It’s been the strategy of the revisionists (a term Sakurai, for one, denies, as if the right wing version of the war is the one everyone has accepted) to limit their argument to facts that can be documentarily proven, because they believe, somewhat naively, that people only trust stuff that’s written down. But history is also about experience and human nature and our understanding of how those things work over time. Though there is plenty of documentary evidence showing that the comfort women were coerced and fooled by the authorities at the time, both Japanese and Korean, the main reason most believe the few surviving sex slaves is that there is no reason not to believe them. We understand what men do during war and despite specious claims that the comfort station system was set up by private vendors and all the women were “professional” prostitutes, there was nothing that happened during the war years that was not overseen by the Japanese military authorities. More to the point, even so-called professional prostitutes were essentially enslaved since, like the soldiers they serviced, they had no choice in the matter. The point is that the right wing, constitutionally repulsed by the whole sexual element involved and willfully ignorant of how men feel they can treat women any way they like, especially under extreme circumstances like a war, tries to use circumscribed logic to deny Japan’s responsibilities when, in truth, war creates monsters. This is the aspect of the comfort women issue that was not addressed in Shusenjo, and I don’t think it’s because it’s too nuanced or difficult to understand. It’s just that the reactionary side of the argument has managed to control how that argument is framed.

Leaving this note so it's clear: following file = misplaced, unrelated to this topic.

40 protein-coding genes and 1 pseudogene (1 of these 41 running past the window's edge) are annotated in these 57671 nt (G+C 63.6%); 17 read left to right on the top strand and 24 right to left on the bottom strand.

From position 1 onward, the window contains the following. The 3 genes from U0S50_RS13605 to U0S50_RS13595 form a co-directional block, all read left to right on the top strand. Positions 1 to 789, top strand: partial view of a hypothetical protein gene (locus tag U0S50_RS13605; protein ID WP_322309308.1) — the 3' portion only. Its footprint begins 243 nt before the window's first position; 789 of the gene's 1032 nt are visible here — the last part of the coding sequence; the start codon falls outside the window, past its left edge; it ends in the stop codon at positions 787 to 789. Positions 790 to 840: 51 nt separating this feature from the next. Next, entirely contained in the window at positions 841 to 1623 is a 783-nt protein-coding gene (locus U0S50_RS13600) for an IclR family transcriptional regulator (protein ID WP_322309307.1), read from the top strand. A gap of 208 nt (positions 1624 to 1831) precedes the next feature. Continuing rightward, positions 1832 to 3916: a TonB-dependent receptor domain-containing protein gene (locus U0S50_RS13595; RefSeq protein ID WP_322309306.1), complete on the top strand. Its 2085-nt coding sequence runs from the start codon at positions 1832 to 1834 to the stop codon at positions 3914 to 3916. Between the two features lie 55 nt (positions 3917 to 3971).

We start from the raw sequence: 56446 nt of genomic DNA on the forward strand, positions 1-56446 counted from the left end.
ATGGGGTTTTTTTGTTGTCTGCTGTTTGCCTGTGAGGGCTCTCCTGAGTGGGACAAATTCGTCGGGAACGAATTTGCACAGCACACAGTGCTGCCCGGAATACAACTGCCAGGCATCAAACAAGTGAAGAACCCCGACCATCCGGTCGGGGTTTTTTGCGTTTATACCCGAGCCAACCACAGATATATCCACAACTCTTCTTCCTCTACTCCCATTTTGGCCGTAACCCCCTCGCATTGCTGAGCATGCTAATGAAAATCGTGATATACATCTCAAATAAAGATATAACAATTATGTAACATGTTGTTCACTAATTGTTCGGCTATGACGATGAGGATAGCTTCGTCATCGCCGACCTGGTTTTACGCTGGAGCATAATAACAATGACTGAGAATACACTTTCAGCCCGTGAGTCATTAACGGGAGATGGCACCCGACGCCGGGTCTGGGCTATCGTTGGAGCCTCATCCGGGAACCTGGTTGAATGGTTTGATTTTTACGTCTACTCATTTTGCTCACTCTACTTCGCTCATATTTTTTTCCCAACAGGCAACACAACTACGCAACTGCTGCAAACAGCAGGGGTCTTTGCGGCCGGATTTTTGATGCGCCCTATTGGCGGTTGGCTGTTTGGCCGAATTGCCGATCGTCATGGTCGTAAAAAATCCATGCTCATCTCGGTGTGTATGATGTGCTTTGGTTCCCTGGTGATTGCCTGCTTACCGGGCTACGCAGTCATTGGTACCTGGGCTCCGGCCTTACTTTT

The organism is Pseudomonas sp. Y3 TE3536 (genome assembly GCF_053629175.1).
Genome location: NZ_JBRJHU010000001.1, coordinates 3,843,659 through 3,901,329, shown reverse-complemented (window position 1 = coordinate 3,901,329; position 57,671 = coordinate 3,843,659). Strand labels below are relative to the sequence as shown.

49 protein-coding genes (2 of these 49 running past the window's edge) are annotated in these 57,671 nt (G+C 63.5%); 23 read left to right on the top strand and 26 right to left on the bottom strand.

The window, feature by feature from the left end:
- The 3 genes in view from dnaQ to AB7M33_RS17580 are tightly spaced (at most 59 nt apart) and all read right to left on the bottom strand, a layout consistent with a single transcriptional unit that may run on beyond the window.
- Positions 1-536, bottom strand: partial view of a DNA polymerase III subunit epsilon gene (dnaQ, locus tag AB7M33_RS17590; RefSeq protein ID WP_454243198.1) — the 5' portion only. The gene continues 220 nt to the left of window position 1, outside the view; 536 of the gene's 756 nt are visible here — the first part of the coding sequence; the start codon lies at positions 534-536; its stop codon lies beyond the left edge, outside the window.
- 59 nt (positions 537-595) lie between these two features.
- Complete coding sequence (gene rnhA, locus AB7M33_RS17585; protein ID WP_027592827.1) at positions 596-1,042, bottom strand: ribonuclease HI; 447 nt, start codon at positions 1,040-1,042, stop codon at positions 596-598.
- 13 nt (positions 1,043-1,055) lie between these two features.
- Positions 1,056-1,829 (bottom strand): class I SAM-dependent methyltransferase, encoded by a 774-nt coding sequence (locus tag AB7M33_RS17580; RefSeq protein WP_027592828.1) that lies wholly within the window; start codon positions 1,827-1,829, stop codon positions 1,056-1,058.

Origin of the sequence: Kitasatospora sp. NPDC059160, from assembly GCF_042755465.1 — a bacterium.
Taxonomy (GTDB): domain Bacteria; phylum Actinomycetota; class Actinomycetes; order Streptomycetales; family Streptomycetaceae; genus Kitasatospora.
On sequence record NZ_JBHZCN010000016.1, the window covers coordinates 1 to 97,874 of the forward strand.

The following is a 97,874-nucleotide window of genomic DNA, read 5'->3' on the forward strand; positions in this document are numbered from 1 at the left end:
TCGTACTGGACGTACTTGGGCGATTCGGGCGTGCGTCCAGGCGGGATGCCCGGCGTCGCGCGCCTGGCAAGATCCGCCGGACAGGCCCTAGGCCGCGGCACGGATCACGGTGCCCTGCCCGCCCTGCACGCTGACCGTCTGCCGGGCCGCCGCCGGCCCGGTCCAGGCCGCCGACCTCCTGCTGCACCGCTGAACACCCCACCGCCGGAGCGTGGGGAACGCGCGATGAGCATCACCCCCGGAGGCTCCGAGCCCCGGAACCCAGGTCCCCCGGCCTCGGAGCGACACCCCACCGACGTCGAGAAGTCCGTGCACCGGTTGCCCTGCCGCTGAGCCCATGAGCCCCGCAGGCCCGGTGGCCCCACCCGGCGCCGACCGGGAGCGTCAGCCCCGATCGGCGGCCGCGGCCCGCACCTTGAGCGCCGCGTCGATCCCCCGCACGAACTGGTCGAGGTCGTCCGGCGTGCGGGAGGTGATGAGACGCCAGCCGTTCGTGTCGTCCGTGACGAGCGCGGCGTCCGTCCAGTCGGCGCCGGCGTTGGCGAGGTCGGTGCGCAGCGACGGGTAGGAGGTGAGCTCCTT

In English and Japanese. Now playing in Tokyo at Image Forum Aoyama (03-5766-0114). Special English and Japanese subtitled version screened Friday evenings.

Shusenjo home page in Japanese and in English.

photo (c) No Man Productions LLC

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Review: Beautiful Boy